This is a petition for post-conviction relief made pursuant to R. 3:22-2 on behalf of Richard DeMott. Because of the somewhat novel nature of the points raised, some review of the pertinent facts of this matter ought to be made.
On May 12, 1972 Richard DeMott was sentenced by this court to a State Prison term of 2-3 years for the possession and distribution of heroin.
On June 9, 1972 a motion to modify this sentence was granted by this court. Pursuant to this modification, the prison sentence was suspended on condition that DeMott submit to inpatient treatment at the St. Dismas Rehabilitation Facility for a two-year period. The record indicates that he left the Dismas Facility without permission on the same day he arrived, June 14, 1972.
Because of the violation of the terms of the modified sentence imposed, DeMott was resentenced for violating probation by Judge Shields on July 11, 1972. Judge Shields reimposed the original sentence prescribed by this court on May 12, 1972 -- that is, 2-3 years in State Prison.
It appears from the records, and indeed from the presentence investigation, that DeMott was on parole from a sentence of an indeterminate term at Yardville at all times during these proceedings. This parole status grew out of a sentence imposed upon a conviction for robbery in 1970.
Although the presentence investigation clearly states the fact that DeMott was on parole, there was no mention of this by the attorneys or by the courts during any of the three occasions that DeMott appeared for sentencing. Specifically, no mention was made of the possibility that DeMott might face additional incarceration as a parole violator. As a result of this, no decision was made by this court or by Judge Shields as to whether the sentence being imposed was to run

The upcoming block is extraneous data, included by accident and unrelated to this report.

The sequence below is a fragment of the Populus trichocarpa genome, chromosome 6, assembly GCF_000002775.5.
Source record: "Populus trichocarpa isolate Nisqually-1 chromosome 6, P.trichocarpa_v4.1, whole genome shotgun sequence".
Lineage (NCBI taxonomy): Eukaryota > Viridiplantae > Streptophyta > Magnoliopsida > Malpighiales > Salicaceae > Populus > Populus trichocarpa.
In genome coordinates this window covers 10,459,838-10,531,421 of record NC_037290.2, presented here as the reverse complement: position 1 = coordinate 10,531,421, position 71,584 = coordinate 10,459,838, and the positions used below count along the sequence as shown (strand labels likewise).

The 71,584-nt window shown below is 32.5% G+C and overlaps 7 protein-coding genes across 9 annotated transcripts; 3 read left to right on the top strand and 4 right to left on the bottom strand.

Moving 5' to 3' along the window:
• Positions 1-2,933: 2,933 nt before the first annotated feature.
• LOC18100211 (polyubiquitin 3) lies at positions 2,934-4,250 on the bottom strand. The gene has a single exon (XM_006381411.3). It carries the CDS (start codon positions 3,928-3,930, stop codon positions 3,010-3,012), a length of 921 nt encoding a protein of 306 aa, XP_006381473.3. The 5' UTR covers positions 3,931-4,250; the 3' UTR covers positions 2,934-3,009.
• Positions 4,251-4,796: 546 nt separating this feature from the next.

consecutively to, or separately from, any potential sentence which might be imposed by the parole authorities at a later time.
On or about June 21, 1973 DeMott or his attorney received official confirmation of the fact that a detainer for a parole violation had, in fact, been filed against him at his present place of incarceration. The time involved for this parole violation is two years and seven months.
This petition for post-conviction relief was filed on January 25, 1974. On March 8, 1974 the State moved that the petition be dismissed pursuant to R. 3:22-9 in that the petition did not set forth a cognizable ground under R. 3:22-2. The motion was denied and the matter set down for a plenary hearing.
As I see it, the issue presented is whether, under these circumstances, petitioner has been denied due process of law in contravention of the Fourteenth Amendment of the U.S. Constitution.
Petitioner essentially argues that he has been condemned to a sentence longer than what might have been imposed by virtue of the ...